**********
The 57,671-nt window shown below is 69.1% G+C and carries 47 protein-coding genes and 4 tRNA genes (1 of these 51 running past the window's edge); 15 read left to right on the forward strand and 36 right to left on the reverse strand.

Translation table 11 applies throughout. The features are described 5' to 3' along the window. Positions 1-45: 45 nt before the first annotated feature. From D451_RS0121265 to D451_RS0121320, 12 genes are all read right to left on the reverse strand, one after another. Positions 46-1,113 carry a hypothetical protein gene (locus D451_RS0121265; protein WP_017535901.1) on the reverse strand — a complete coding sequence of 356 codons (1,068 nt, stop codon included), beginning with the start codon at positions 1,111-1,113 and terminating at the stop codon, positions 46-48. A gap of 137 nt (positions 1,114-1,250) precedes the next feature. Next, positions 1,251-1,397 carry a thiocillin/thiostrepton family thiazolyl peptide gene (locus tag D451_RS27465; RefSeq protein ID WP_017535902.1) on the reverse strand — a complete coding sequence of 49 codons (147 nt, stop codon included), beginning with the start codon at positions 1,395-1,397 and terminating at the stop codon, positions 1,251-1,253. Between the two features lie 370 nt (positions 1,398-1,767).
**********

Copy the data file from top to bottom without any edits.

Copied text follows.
The 57,671-nt window shown below is 69.1% G+C and carries 47 protein-coding genes and 4 tRNA genes (1 of these 51 running past the window's edge); 15 read left to right on the forward strand and 36 right to left on the reverse strand.

Translation table 11 applies throughout. The features are described 5' to 3' along the window. Positions 1-45: 45 nt before the first annotated feature. From D451_RS0121265 to D451_RS0121320, 12 genes are all read right to left on the reverse strand, one after another. Positions 46-1,113 carry a hypothetical protein gene (locus D451_RS0121265; protein WP_017535901.1) on the reverse strand — a complete coding sequence of 356 codons (1,068 nt, stop codon included), beginning with the start codon at positions 1,111-1,113 and terminating at the stop codon, positions 46-48. A gap of 137 nt (positions 1,114-1,250) precedes the next feature. Next, positions 1,251-1,397 carry a thiocillin/thiostrepton family thiazolyl peptide gene (locus tag D451_RS27465; RefSeq protein ID WP_017535902.1) on the reverse strand — a complete coding sequence of 49 codons (147 nt, stop codon included), beginning with the start codon at positions 1,395-1,397 and terminating at the stop codon, positions 1,251-1,253. Between the two features lie 370 nt (positions 1,398-1,767).